The screening, consisting of a questionnaire and blood test, is for Type 1 Diabetes TrialNet, a National Institutes of Health-funded long-term international collaboration. The collaboration is aimed at discovering ways to delay or prevent type 1diabetes in people at increased risk. TrialNet must screen more than 20,000 relatives of people with type 1 diabetes each year to perform studies to reach its research goals.

Previously, relatives needed to visit a study site or attend a screening event. But now, after answering a few questions online at www.diabetestrialnet.org, eligible volunteers will receive a kit and be directed to a local lab for screening at no cost to the volunteer.

People who have antibodies associated with the development of type 1 diabetes will be contacted by a TrialNet center to review the results. They may be invited to have more blood tests at a study center, and may be invited to join a study aimed at preventing or delaying the disease. Children under 18 years old who do not have the antibodies can be retested annually to see if their risk has changed. Of every 100 people tested, typically only 3 or 4 will have antibodies showing an increased risk for type 1 diabetes.

“By ensuring the safety of people’s personal information while also making it easier to participate in clinical trials, we hope to find more people who are at risk and want to help find ways to delay or prevent type 1 diabetes,” said TrialNet Program Director Ellen Leschek, M.D., of the NIH’s National Institute of Diabetes and Digestive and Kidney Diseases (NIDDK), which oversees the trial.

Type 1 diabetes, once called juvenile diabetes, develops when the body’s immune system mistakenly destroys the insulin-producing beta cells of the pancreas. Insulin, a hormone, is needed to convert glucose (sugar) into energy. People with type 1 diabetes need insulin by daily injections or a pump to survive. However, replacing insulin is not a cure, and the disease may eventually damage the eyes, nerves, kidneys, and blood vessels. In adults, type 1 diabetes accounts for about 5 percent of the approximately 19 million people diagnosed with diabetes. Type 1 diabetes is not associated with obesity.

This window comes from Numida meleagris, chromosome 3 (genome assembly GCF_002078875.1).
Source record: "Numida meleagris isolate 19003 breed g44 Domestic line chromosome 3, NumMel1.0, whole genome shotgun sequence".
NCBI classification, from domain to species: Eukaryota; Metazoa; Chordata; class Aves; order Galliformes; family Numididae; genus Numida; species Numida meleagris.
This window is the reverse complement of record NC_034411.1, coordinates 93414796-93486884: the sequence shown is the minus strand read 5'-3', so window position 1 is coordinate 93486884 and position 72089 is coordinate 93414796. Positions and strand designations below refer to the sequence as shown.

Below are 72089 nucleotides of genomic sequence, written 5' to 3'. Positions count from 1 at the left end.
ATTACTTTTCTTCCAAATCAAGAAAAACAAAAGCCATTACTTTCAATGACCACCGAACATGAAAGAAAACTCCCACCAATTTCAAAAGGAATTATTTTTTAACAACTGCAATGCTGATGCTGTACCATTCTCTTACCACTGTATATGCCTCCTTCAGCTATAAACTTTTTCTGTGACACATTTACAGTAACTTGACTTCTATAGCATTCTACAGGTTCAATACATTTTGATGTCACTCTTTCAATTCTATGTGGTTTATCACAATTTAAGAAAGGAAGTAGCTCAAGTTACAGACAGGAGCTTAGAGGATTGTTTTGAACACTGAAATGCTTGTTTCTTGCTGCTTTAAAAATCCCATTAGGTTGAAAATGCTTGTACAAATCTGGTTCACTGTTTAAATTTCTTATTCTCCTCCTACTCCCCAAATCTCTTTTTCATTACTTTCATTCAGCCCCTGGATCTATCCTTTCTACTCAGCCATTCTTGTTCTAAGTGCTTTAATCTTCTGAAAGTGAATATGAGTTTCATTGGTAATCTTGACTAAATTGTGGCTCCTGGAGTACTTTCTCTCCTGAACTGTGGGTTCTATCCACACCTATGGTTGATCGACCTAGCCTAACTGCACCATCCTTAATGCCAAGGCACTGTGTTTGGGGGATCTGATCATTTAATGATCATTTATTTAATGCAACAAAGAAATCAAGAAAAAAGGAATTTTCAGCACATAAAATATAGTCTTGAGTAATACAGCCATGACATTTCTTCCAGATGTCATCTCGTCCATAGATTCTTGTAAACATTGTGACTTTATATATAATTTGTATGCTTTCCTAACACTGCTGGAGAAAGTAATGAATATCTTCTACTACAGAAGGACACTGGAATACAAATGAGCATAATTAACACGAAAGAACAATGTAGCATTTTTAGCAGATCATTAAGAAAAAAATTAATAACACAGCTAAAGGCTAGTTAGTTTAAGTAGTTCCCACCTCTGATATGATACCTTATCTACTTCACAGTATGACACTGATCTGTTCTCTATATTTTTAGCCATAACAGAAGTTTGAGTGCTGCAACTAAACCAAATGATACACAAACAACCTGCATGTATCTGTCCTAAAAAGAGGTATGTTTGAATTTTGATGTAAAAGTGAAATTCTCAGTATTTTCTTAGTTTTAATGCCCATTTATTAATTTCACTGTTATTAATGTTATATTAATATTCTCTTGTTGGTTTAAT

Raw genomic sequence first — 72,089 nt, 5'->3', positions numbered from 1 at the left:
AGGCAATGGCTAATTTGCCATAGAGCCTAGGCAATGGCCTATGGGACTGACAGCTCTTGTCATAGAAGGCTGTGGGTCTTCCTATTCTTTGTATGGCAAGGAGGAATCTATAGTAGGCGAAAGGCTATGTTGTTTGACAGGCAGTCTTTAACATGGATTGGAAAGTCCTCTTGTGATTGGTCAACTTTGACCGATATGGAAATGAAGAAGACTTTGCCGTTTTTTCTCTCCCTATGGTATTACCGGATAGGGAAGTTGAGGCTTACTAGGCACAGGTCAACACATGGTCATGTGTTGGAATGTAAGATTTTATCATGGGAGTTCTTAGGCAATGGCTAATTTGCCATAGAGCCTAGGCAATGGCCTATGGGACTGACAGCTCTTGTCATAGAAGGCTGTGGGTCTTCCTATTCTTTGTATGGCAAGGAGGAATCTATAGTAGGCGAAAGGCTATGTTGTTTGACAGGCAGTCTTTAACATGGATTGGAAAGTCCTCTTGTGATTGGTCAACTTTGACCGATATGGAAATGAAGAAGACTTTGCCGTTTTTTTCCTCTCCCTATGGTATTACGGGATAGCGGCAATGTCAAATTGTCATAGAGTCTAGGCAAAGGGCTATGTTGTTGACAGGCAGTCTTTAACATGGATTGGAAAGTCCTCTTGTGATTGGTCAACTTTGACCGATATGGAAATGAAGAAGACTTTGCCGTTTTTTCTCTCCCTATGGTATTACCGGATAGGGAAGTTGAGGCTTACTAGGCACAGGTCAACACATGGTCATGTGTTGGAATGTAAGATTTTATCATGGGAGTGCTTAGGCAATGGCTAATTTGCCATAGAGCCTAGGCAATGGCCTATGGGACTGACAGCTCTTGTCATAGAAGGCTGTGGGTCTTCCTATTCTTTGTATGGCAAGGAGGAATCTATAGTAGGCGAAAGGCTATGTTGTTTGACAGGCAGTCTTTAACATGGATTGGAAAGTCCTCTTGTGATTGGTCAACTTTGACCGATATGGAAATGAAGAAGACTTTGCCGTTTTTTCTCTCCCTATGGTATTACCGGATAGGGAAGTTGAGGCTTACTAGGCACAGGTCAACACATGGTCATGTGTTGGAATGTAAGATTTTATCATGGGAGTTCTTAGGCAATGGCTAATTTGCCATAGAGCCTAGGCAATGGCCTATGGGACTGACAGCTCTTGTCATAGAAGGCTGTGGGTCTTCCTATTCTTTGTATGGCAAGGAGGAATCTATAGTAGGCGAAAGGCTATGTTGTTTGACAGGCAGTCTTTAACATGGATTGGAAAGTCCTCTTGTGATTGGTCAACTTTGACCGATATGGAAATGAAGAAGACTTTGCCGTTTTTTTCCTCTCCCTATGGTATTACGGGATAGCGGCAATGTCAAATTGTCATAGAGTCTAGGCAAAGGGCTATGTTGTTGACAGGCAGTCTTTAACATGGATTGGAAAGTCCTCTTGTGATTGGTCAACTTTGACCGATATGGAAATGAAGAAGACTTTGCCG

Kit with questionnaire and vial for blood test

After volunteers consent online to participate in Type 1 Diabetes TrialNet — a study aimed at discovering ways to delay or prevent type 1 diabetes – they receive a screening kit in the mail, as shown, and will be directed to a local lab for a blood test at no cost to the volunteer. Courtesy of University of South Florida.

TrialNet studies have already helped. People at risk for type 1 diabetes who participated in TrialNet’s Pathway to Prevention Study were more likely to be diagnosed early.

“For people with type 1 diabetes, the importance of early diagnosis cannot be overstated,” said NIDDK Director Griffin P. Rodgers, M.D. “Early diagnosis means people are less likely to develop diabetic ketoacidosis, a life-threatening condition. Early diagnosis also means people can often control their diabetes more quickly, which may slow the loss of insulin-producing cells and may delay complications.”

Launched in 2001, TrialNet has also demonstrated that two drugs, Rituximab and Abatacept, slow the loss of insulin production in people with new-onset type 1 diabetes. This finding could improve diabetes control and delay complications. TrialNet has also contributed to research showing that anti-CD3, an immunosuppressive drug, can slow loss of insulin production. Three prevention studies are ongoing.

TrialNet (NCT00097292) is a network of 18 clinical centers working in cooperation with more than 200 sites throughout the United States, Canada, Finland, Britain, Italy, Germany, Australia and New Zealand. TrialNet is funded by NIDDK and other NIH components, including the National Institute of Allergy and Infectious Diseases and the Eunice Kennedy Shriver National Institute of Child Health and Human Development, as well as the Juvenile Diabetes Research Foundation and American Diabetes Association.

For more information on diabetes, including type 1, visit http://diabetes.niddk.nih.gov.

The NIDDK, a component of the NIH, conducts and supports research on diabetes and other endocrine and metabolic diseases; digestive diseases, nutrition and obesity; and kidney, urologic and hematologic diseases. Spanning the full spectrum of medicine and afflicting people of all ages and ethnic groups, these diseases encompass some of the most common, severe and disabling conditions affecting Americans. For more information about the NIDDK and its programs, see http://www.niddk.nih.gov.

About the National Institutes of Health (NIH): NIH, the nation’s medical research agency, includes 27 Institutes and Centers and is a component of the U.S. Department of Health and Human Services. NIH is the primary federal agency conducting and supporting basic, clinical, and translational medical research, and is investigating the causes, treatments, and cures for both common and rare diseases. For more information about NIH and its programs, visit www.nih.gov.

NIH…Turning Discovery Into Health®